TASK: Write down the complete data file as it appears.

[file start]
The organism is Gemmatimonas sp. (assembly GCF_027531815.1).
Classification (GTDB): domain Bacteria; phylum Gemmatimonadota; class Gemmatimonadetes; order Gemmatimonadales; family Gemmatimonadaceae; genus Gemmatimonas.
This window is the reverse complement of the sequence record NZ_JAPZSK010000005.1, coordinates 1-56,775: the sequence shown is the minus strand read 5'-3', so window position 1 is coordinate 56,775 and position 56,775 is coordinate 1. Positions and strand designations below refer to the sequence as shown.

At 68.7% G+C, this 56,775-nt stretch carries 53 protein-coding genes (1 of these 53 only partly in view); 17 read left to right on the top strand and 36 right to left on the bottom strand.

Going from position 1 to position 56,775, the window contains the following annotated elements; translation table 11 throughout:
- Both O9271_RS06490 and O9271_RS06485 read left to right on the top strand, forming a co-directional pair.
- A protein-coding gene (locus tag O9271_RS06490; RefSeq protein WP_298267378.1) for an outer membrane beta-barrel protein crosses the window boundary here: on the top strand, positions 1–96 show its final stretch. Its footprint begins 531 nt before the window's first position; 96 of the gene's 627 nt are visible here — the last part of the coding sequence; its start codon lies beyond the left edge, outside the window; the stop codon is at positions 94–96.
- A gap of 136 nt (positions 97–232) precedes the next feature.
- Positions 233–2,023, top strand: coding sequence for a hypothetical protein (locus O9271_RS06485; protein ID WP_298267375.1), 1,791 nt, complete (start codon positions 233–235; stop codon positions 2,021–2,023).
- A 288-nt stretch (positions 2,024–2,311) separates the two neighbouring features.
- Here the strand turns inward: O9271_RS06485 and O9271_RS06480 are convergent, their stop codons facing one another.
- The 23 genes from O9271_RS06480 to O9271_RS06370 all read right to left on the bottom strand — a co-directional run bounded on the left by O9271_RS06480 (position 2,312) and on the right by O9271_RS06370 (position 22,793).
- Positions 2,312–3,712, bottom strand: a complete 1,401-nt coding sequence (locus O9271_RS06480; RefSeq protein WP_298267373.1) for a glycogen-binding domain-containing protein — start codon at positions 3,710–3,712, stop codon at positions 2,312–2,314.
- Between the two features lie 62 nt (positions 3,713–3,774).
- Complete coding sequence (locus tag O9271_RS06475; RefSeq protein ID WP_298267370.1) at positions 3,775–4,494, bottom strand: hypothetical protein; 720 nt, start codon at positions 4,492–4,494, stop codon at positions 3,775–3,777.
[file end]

The organism is Gemmatimonas sp. (assembly GCF_027531815.1).
Classification (GTDB): domain Bacteria; phylum Gemmatimonadota; class Gemmatimonadetes; order Gemmatimonadales; family Gemmatimonadaceae; genus Gemmatimonas.
This window is the reverse complement of the sequence record NZ_JAPZSK010000005.1, coordinates 1-56,775: the sequence shown is the minus strand read 5'-3', so window position 1 is coordinate 56,775 and position 56,775 is coordinate 1. Positions and strand designations below refer to the sequence as shown.

At 68.7% G+C, this 56,775-nt stretch carries 53 protein-coding genes (1 of these 53 only partly in view); 17 read left to right on the top strand and 36 right to left on the bottom strand.

Going from position 1 to position 56,775, the window contains the following annotated elements; translation table 11 throughout:
- Both O9271_RS06490 and O9271_RS06485 read left to right on the top strand, forming a co-directional pair.
- A protein-coding gene (locus tag O9271_RS06490; RefSeq protein WP_298267378.1) for an outer membrane beta-barrel protein crosses the window boundary here: on the top strand, positions 1–96 show its final stretch. Its footprint begins 531 nt before the window's first position; 96 of the gene's 627 nt are visible here — the last part of the coding sequence; its start codon lies beyond the left edge, outside the window; the stop codon is at positions 94–96.
- A gap of 136 nt (positions 97–232) precedes the next feature.
- Positions 233–2,023, top strand: coding sequence for a hypothetical protein (locus O9271_RS06485; protein ID WP_298267375.1), 1,791 nt, complete (start codon positions 233–235; stop codon positions 2,021–2,023).
- A 288-nt stretch (positions 2,024–2,311) separates the two neighbouring features.
- Here the strand turns inward: O9271_RS06485 and O9271_RS06480 are convergent, their stop codons facing one another.
- The 23 genes from O9271_RS06480 to O9271_RS06370 all read right to left on the bottom strand — a co-directional run bounded on the left by O9271_RS06480 (position 2,312) and on the right by O9271_RS06370 (position 22,793).
- Positions 2,312–3,712, bottom strand: a complete 1,401-nt coding sequence (locus O9271_RS06480; RefSeq protein WP_298267373.1) for a glycogen-binding domain-containing protein — start codon at positions 3,710–3,712, stop codon at positions 2,312–2,314.
- Between the two features lie 62 nt (positions 3,713–3,774).
- Complete coding sequence (locus tag O9271_RS06475; RefSeq protein ID WP_298267370.1) at positions 3,775–4,494, bottom strand: hypothetical protein; 720 nt, start codon at positions 4,492–4,494, stop codon at positions 3,775–3,777.